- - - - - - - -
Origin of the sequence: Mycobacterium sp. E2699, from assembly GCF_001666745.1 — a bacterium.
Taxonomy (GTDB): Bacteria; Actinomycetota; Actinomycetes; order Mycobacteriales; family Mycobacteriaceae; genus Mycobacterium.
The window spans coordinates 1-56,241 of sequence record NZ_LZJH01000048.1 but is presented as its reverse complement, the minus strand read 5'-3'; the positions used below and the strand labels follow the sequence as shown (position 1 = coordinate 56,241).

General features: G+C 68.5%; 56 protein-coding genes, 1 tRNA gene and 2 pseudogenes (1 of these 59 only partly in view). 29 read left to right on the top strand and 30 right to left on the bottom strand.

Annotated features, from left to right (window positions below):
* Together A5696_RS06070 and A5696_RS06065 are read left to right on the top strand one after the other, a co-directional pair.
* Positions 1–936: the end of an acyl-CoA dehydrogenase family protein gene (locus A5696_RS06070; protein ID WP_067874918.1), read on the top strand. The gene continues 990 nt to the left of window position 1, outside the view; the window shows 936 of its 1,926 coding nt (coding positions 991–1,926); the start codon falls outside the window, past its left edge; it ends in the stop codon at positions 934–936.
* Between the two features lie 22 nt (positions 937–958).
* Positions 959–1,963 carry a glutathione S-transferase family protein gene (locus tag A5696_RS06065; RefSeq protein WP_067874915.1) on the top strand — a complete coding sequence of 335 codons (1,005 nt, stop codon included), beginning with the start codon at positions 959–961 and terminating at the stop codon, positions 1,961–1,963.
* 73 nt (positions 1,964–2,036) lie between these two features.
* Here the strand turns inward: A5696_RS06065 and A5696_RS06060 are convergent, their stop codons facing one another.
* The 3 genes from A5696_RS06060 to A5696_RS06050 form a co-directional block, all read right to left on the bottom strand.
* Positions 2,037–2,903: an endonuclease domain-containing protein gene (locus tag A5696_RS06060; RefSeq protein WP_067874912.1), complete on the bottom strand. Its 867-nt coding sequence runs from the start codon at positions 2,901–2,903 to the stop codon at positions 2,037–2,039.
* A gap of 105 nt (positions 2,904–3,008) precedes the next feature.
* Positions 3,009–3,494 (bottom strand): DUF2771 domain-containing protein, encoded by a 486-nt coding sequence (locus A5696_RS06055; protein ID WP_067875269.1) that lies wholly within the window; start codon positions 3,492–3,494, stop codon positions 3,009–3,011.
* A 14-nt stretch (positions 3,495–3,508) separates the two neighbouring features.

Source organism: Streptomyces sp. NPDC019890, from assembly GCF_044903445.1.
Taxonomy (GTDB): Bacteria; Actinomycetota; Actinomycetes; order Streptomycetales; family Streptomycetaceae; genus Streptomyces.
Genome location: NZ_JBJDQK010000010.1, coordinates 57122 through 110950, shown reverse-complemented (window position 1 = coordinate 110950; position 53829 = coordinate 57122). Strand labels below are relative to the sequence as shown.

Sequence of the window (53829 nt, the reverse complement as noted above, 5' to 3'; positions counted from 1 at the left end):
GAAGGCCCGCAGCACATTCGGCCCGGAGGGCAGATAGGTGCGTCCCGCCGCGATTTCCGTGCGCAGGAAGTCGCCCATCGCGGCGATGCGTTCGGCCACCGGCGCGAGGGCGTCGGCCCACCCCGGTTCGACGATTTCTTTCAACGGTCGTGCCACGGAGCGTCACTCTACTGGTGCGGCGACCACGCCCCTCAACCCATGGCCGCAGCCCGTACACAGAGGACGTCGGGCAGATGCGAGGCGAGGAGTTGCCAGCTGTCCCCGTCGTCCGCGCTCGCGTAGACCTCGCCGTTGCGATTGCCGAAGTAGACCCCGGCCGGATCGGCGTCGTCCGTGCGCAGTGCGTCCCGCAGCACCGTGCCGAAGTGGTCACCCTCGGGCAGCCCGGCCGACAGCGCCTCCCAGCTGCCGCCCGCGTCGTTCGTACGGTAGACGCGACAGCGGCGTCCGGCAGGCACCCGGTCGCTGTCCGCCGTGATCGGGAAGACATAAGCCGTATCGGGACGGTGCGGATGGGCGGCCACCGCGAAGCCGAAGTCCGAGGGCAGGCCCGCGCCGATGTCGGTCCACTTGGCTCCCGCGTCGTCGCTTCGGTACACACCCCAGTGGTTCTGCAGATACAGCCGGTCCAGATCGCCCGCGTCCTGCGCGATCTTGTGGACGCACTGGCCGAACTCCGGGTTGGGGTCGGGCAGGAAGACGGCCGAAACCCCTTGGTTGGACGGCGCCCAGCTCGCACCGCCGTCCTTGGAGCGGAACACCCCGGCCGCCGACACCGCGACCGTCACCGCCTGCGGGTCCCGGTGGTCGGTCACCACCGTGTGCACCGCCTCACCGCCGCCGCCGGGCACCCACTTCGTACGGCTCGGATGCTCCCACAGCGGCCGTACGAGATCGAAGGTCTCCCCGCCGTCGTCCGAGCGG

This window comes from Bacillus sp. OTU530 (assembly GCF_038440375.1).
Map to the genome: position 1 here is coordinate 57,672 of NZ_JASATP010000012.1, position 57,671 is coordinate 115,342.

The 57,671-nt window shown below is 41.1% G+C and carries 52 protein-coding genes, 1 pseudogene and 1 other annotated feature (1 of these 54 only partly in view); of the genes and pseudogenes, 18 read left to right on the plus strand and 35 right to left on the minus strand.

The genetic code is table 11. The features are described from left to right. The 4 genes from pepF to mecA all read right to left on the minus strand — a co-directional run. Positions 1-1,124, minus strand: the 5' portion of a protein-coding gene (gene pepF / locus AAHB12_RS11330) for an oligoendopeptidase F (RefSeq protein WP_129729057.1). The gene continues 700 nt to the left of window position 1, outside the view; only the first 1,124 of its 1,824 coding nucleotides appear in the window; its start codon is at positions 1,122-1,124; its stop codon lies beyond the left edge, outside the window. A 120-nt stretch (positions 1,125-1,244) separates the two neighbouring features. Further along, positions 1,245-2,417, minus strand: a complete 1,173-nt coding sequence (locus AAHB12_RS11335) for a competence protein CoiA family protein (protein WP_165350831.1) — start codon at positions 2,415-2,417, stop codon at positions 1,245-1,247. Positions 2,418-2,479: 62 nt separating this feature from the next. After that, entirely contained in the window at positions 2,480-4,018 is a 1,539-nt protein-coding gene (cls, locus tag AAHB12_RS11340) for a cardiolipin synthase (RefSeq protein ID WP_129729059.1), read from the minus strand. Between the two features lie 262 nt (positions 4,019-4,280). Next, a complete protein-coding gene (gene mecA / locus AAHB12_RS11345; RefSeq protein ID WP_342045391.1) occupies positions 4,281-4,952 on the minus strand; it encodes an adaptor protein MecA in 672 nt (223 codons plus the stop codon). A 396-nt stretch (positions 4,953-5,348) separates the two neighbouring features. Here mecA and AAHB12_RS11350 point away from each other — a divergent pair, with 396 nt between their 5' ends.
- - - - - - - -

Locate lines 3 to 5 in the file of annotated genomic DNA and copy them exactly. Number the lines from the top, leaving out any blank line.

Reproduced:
The window spans coordinates 1-56,241 of sequence record NZ_LZJH01000048.1 but is presented as its reverse complement, the minus strand read 5'-3'; the positions used below and the strand labels follow the sequence as shown (position 1 = coordinate 56,241).

General features: G+C 68.5%; 56 protein-coding genes, 1 tRNA gene and 2 pseudogenes (1 of these 59 only partly in view). 29 read left to right on the top strand and 30 right to left on the bottom strand.

Annotated features, from left to right (window positions below):